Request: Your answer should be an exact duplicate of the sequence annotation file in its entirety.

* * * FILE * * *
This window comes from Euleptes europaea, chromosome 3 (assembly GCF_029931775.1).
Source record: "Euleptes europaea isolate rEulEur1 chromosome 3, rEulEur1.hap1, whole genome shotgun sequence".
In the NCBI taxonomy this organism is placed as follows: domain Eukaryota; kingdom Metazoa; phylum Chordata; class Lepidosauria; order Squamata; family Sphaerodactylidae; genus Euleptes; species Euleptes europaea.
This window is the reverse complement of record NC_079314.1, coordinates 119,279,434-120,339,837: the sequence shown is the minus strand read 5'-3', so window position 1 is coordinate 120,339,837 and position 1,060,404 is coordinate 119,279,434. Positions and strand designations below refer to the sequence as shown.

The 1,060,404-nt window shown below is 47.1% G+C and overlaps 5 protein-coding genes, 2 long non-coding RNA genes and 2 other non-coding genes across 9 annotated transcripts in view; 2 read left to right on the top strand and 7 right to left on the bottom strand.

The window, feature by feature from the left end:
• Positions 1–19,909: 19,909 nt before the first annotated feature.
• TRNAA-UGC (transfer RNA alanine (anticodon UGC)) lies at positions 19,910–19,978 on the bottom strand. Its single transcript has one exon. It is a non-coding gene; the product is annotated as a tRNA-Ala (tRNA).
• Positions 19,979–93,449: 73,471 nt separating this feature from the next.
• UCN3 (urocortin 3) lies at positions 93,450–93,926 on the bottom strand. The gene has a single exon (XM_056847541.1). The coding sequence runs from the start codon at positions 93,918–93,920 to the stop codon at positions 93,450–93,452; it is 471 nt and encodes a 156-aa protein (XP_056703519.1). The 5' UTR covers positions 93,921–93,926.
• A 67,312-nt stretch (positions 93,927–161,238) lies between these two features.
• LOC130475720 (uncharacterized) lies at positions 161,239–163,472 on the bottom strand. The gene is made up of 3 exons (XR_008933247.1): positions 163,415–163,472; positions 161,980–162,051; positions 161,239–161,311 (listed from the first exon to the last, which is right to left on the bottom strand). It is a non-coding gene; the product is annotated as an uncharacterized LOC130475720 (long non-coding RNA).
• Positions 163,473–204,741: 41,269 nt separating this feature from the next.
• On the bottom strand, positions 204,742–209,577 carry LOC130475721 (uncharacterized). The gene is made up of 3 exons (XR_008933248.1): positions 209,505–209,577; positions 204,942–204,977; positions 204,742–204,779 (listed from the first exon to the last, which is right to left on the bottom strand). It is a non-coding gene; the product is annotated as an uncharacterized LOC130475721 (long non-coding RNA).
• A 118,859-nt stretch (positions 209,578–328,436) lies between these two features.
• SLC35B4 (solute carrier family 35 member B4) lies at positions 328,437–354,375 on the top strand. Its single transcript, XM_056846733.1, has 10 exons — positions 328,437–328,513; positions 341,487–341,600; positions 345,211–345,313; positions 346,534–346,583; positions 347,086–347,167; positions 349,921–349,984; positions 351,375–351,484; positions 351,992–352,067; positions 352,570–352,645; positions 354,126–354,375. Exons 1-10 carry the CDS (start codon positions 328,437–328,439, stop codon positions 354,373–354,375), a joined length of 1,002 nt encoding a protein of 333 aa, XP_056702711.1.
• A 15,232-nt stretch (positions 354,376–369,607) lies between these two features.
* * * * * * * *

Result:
This window comes from Euleptes europaea, chromosome 3 (assembly GCF_029931775.1).
Source record: "Euleptes europaea isolate rEulEur1 chromosome 3, rEulEur1.hap1, whole genome shotgun sequence".
In the NCBI taxonomy this organism is placed as follows: domain Eukaryota; kingdom Metazoa; phylum Chordata; class Lepidosauria; order Squamata; family Sphaerodactylidae; genus Euleptes; species Euleptes europaea.
This window is the reverse complement of record NC_079314.1, coordinates 119,279,434-120,339,837: the sequence shown is the minus strand read 5'-3', so window position 1 is coordinate 120,339,837 and position 1,060,404 is coordinate 119,279,434. Positions and strand designations below refer to the sequence as shown.

The 1,060,404-nt window shown below is 47.1% G+C and overlaps 5 protein-coding genes, 2 long non-coding RNA genes and 2 other non-coding genes across 9 annotated transcripts in view; 2 read left to right on the top strand and 7 right to left on the bottom strand.

The window, feature by feature from the left end:
• Positions 1–19,909: 19,909 nt before the first annotated feature.
• TRNAA-UGC (transfer RNA alanine (anticodon UGC)) lies at positions 19,910–19,978 on the bottom strand. Its single transcript has one exon. It is a non-coding gene; the product is annotated as a tRNA-Ala (tRNA).
• Positions 19,979–93,449: 73,471 nt separating this feature from the next.
• UCN3 (urocortin 3) lies at positions 93,450–93,926 on the bottom strand. The gene has a single exon (XM_056847541.1). The coding sequence runs from the start codon at positions 93,918–93,920 to the stop codon at positions 93,450–93,452; it is 471 nt and encodes a 156-aa protein (XP_056703519.1). The 5' UTR covers positions 93,921–93,926.
• A 67,312-nt stretch (positions 93,927–161,238) lies between these two features.
• LOC130475720 (uncharacterized) lies at positions 161,239–163,472 on the bottom strand. The gene is made up of 3 exons (XR_008933247.1): positions 163,415–163,472; positions 161,980–162,051; positions 161,239–161,311 (listed from the first exon to the last, which is right to left on the bottom strand). It is a non-coding gene; the product is annotated as an uncharacterized LOC130475720 (long non-coding RNA).
• Positions 163,473–204,741: 41,269 nt separating this feature from the next.
• On the bottom strand, positions 204,742–209,577 carry LOC130475721 (uncharacterized). The gene is made up of 3 exons (XR_008933248.1): positions 209,505–209,577; positions 204,942–204,977; positions 204,742–204,779 (listed from the first exon to the last, which is right to left on the bottom strand). It is a non-coding gene; the product is annotated as an uncharacterized LOC130475721 (long non-coding RNA).
• A 118,859-nt stretch (positions 209,578–328,436) lies between these two features.
• SLC35B4 (solute carrier family 35 member B4) lies at positions 328,437–354,375 on the top strand. Its single transcript, XM_056846733.1, has 10 exons — positions 328,437–328,513; positions 341,487–341,600; positions 345,211–345,313; positions 346,534–346,583; positions 347,086–347,167; positions 349,921–349,984; positions 351,375–351,484; positions 351,992–352,067; positions 352,570–352,645; positions 354,126–354,375. Exons 1-10 carry the CDS (start codon positions 328,437–328,439, stop codon positions 354,373–354,375), a joined length of 1,002 nt encoding a protein of 333 aa, XP_056702711.1.
• A 15,232-nt stretch (positions 354,376–369,607) lies between these two features.